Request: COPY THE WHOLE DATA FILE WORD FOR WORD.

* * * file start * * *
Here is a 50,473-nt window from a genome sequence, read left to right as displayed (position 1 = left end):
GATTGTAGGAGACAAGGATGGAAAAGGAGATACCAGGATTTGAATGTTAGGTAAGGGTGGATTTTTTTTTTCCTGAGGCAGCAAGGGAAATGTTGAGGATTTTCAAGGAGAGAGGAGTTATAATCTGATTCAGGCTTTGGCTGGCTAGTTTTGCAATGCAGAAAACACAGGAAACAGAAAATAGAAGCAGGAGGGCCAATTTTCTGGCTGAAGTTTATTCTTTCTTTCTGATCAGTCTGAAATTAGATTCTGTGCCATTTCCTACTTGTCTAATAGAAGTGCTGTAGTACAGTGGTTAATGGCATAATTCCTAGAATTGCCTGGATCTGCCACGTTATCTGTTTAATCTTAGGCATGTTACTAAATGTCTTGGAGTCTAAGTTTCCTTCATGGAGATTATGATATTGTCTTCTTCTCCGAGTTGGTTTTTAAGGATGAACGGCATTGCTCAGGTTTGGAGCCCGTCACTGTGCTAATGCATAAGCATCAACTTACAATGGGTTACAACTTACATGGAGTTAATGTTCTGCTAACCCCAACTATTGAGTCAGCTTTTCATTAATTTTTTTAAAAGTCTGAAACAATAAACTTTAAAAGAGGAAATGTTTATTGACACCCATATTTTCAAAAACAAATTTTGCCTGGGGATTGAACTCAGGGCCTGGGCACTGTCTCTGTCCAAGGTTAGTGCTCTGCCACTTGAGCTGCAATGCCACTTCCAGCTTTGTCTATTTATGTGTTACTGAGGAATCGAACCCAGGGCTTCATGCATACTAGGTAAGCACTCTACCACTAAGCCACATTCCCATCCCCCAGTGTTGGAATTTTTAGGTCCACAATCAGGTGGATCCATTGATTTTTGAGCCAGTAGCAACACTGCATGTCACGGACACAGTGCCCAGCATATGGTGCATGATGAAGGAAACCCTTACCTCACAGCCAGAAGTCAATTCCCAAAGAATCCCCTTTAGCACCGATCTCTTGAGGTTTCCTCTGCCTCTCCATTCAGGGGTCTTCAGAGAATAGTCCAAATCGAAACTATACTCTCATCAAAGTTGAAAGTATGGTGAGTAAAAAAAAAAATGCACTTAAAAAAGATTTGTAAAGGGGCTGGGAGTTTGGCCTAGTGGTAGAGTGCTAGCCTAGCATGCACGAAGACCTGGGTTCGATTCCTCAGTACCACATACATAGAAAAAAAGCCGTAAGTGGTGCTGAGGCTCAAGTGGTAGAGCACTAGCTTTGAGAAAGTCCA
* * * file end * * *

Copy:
Here is a 50,473-nt window from a genome sequence, read left to right as displayed (position 1 = left end):
GATTGTAGGAGACAAGGATGGAAAAGGAGATACCAGGATTTGAATGTTAGGTAAGGGTGGATTTTTTTTTTCCTGAGGCAGCAAGGGAAATGTTGAGGATTTTCAAGGAGAGAGGAGTTATAATCTGATTCAGGCTTTGGCTGGCTAGTTTTGCAATGCAGAAAACACAGGAAACAGAAAATAGAAGCAGGAGGGCCAATTTTCTGGCTGAAGTTTATTCTTTCTTTCTGATCAGTCTGAAATTAGATTCTGTGCCATTTCCTACTTGTCTAATAGAAGTGCTGTAGTACAGTGGTTAATGGCATAATTCCTAGAATTGCCTGGATCTGCCACGTTATCTGTTTAATCTTAGGCATGTTACTAAATGTCTTGGAGTCTAAGTTTCCTTCATGGAGATTATGATATTGTCTTCTTCTCCGAGTTGGTTTTTAAGGATGAACGGCATTGCTCAGGTTTGGAGCCCGTCACTGTGCTAATGCATAAGCATCAACTTACAATGGGTTACAACTTACATGGAGTTAATGTTCTGCTAACCCCAACTATTGAGTCAGCTTTTCATTAATTTTTTTAAAAGTCTGAAACAATAAACTTTAAAAGAGGAAATGTTTATTGACACCCATATTTTCAAAAACAAATTTTGCCTGGGGATTGAACTCAGGGCCTGGGCACTGTCTCTGTCCAAGGTTAGTGCTCTGCCACTTGAGCTGCAATGCCACTTCCAGCTTTGTCTATTTATGTGTTACTGAGGAATCGAACCCAGGGCTTCATGCATACTAGGTAAGCACTCTACCACTAAGCCACATTCCCATCCCCCAGTGTTGGAATTTTTAGGTCCACAATCAGGTGGATCCATTGATTTTTGAGCCAGTAGCAACACTGCATGTCACGGACACAGTGCCCAGCATATGGTGCATGATGAAGGAAACCCTTACCTCACAGCCAGAAGTCAATTCCCAAAGAATCCCCTTTAGCACCGATCTCTTGAGGTTTCCTCTGCCTCTCCATTCAGGGGTCTTCAGAGAATAGTCCAAATCGAAACTATACTCTCATCAAAGTTGAAAGTATGGTGAGTAAAAAAAAAAATGCACTTAAAAAAGATTTGTAAAGGGGCTGGGAGTTTGGCCTAGTGGTAGAGTGCTAGCCTAGCATGCACGAAGACCTGGGTTCGATTCCTCAGTACCACATACATAGAAAAAAAGCCGTAAGTGGTGCTGAGGCTCAAGTGGTAGAGCACTAGCTTTGAGAAAGTCCA